16-823: Physics based Methods in Vision, Spring 2020

General Information

Time:  Tuesdays and Thursdays, 1:30 pm  -- 2:50 pm

Location: NSH 3002

Pre-requisites: Any undergraduate or graduate Vision, Graphics, or Image processing or equivalent course 



Matthew O'Toole 

Instructor's website: http://www.cs.cmu.edu/~motoole2

Email: mpotoole@cmu.edu

Office: Smith Hall 215

Office Hours: By appointment (refer to Google calendar for available time slots)


Everyday, we observe an extraordinary array of light and color phenomena around us, ranging from the dazzling effects of the atmosphere, the complex appearances of surfaces and materials, and underwater scenarios. For a long time, artists, scientists, and photographers have been fascinated by these effects, and have focused their attention on capturing and understanding these phenomena. In this course, we take a computational approach to modeling and analyzing these phenomena, which we collectively call "visual appearance". The first half of the course focuses on the physical fundamentals of visual appearance, while the second half of the course focuses on algorithms and applications in a variety of fields such as computer vision, graphics and remote sensing and technologies such as underwater and aerial imaging. This course unifies concepts usually learnt in physical sciences and their application in imaging sciences. Students attending this course will learn about the fundamental building blocks that describe visual appearance, and recent academic papers on a variety of physics-based methods that measure, process, and analyze visual information from the real world.

List of Topics

Optional  Texts


Class Project

The course project consists of writing a 6-8 page SIGGRAPH paper on a research project of your choosing. Please use the "acmtog" Latex template style found here when preparing your manuscript. The milestones for this project are the following: Paper sections should be submitted through Canvas.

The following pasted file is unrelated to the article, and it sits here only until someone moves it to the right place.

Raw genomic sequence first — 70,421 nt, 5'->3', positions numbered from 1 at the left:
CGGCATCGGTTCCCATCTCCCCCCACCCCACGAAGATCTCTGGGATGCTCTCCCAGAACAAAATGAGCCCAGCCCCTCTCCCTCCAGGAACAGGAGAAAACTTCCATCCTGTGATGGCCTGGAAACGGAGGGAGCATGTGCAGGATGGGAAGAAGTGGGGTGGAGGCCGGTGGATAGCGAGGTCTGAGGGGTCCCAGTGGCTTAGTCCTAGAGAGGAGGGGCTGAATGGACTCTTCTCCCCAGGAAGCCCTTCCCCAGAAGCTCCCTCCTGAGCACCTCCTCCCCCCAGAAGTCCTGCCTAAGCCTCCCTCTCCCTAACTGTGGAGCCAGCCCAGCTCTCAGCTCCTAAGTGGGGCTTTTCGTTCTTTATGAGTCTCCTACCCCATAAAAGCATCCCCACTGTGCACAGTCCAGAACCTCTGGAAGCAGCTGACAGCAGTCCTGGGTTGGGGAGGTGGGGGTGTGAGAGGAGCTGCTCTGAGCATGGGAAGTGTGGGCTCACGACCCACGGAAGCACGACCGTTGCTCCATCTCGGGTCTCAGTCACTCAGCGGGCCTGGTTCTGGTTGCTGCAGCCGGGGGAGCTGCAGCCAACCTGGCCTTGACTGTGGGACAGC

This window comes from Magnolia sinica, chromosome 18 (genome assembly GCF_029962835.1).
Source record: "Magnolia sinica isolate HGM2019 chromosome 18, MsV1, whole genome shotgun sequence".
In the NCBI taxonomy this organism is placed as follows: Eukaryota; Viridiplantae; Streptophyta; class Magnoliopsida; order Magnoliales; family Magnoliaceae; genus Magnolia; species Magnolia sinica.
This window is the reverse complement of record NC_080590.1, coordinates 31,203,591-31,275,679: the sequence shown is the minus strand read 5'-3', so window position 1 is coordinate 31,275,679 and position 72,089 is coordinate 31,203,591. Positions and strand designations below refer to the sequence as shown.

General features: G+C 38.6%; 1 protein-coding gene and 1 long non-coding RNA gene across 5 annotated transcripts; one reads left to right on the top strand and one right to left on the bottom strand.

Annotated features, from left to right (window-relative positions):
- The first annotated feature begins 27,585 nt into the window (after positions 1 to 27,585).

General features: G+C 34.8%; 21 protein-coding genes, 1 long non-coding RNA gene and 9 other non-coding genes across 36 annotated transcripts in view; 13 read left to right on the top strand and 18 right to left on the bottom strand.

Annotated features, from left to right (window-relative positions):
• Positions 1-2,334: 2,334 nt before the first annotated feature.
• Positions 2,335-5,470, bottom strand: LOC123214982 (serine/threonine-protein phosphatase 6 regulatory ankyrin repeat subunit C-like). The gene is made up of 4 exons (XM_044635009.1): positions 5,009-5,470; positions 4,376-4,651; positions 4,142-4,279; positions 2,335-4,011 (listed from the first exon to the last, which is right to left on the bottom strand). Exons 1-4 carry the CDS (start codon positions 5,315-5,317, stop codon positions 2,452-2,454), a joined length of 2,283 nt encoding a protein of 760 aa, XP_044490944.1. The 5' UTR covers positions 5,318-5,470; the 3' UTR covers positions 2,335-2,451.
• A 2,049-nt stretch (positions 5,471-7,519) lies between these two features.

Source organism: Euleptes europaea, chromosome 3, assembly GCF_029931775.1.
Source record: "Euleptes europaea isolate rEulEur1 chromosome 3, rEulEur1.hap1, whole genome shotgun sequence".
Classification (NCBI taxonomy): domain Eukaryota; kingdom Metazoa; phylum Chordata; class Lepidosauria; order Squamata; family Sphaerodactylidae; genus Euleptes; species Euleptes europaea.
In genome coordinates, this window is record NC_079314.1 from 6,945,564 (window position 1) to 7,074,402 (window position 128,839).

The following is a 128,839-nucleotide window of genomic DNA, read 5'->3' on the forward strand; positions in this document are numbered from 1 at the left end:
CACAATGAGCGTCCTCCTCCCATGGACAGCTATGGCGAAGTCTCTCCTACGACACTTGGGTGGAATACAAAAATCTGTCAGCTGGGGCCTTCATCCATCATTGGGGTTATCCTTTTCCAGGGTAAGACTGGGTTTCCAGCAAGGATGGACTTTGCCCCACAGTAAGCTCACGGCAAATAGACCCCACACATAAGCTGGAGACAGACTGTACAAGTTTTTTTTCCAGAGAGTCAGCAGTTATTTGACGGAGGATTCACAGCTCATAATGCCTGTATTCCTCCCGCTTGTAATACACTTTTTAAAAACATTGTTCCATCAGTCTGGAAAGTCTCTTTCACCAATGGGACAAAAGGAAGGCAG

Milestone #1: The introduction should be approximately 1 page, and provides a summary of your proposed project. The introduction should also serve to motivate the project, highlight the key contributions, and identify any potential limitations or challenges associated with this project. Also try to answer Heilmeier Catechism: a set of questions used for evaluating research proposals. These questions include the following: Milestone #2: Identify 10-15 papers as related work. Categorize and discuss the main idea behind each of these works. Explain how your idea is either different from these past works, or how your idea builds upon them.

Milestone #3: The technical section associated with your project should be approximately 2 pages, and explain some of the technical details on your project (e.g., image formation models, key equations). This should have multiple subsections to organize ideas, and each subsection should start with a sentence that explains the conclusions of that section (i.e., what is going to be shown). Include figures to help illustrate the ideas behind your work.

Reaction Reports

Several lectures throughout the semester will focus on paper presentations. In order to encourage in-class discussion of these papers, it is expected that everyone read through the papers and write a reaction report for one of the papers being discussed that day. The reaction report is due before lecture and should include the following: An example of a good reaction report can be found here. Reaction reports should be submitted before class through Canvas.

Lecture Presentations


A significant part of this course is similar to the courses offered at Stanford (Pat Hanrahan, Marc Levoy, Ron Fediw), UC San Diego (Henrik Wann Jensen), Columbia (Shree Nayar, Peter Belhumeur, Ravi Ramamoorthi), UW Madison (Chuck Dyer), UWash (Steve Seitz), Utah (Pete Shirley), Rutgers (Kristin Dana), Cornell (Steve Marschner, Kavita Bala), Technion (Yoav Schechner), Princeton (Szymon Rusinkiewicz), MIT (Ted Adelson), Drexel (Ko Nishino), TU Berlin and Deutsch Telecom (Rahul Swaminathan). These slides were largely put together in previous offerings of the course by Srinivasa Narasimhan. The instructor thanks the instructors of these courses for the materials (slides, content) used in this course. In addition, several photographs and illustrations are borrowed from internet sources. The instructor thanks them all.

[Permission to use/modify materials]

The instructor gladly gives permission to use and modify any of the slides for academic and research purposes. Since a lot of the material is borrowed from other sources, please acknowledge the original sources too. Finally, since this is a continuously evolving course, all suggestions and corrections (major, minor) are welcome!

Computer Graphics/Vision Paper Archives

Relevant Papers